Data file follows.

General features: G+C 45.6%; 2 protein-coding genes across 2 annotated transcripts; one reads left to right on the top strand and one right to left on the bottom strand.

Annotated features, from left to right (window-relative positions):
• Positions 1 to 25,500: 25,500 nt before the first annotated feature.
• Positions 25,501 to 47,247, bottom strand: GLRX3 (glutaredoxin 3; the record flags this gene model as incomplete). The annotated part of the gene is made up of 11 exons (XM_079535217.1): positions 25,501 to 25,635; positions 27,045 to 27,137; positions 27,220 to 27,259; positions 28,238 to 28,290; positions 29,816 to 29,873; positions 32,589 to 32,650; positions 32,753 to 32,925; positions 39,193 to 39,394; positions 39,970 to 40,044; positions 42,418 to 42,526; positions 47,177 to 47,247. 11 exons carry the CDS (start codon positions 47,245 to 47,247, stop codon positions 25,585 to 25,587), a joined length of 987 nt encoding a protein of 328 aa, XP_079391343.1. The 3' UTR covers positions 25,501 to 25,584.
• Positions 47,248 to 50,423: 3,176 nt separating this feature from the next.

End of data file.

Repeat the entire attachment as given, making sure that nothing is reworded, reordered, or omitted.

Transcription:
General features: G+C 45.6%; 2 protein-coding genes across 2 annotated transcripts; one reads left to right on the top strand and one right to left on the bottom strand.

Annotated features, from left to right (window-relative positions):
• Positions 1 to 25,500: 25,500 nt before the first annotated feature.
• Positions 25,501 to 47,247, bottom strand: GLRX3 (glutaredoxin 3; the record flags this gene model as incomplete). The annotated part of the gene is made up of 11 exons (XM_079535217.1): positions 25,501 to 25,635; positions 27,045 to 27,137; positions 27,220 to 27,259; positions 28,238 to 28,290; positions 29,816 to 29,873; positions 32,589 to 32,650; positions 32,753 to 32,925; positions 39,193 to 39,394; positions 39,970 to 40,044; positions 42,418 to 42,526; positions 47,177 to 47,247. 11 exons carry the CDS (start codon positions 47,245 to 47,247, stop codon positions 25,585 to 25,587), a joined length of 987 nt encoding a protein of 328 aa, XP_079391343.1. The 3' UTR covers positions 25,501 to 25,584.
• Positions 47,248 to 50,423: 3,176 nt separating this feature from the next.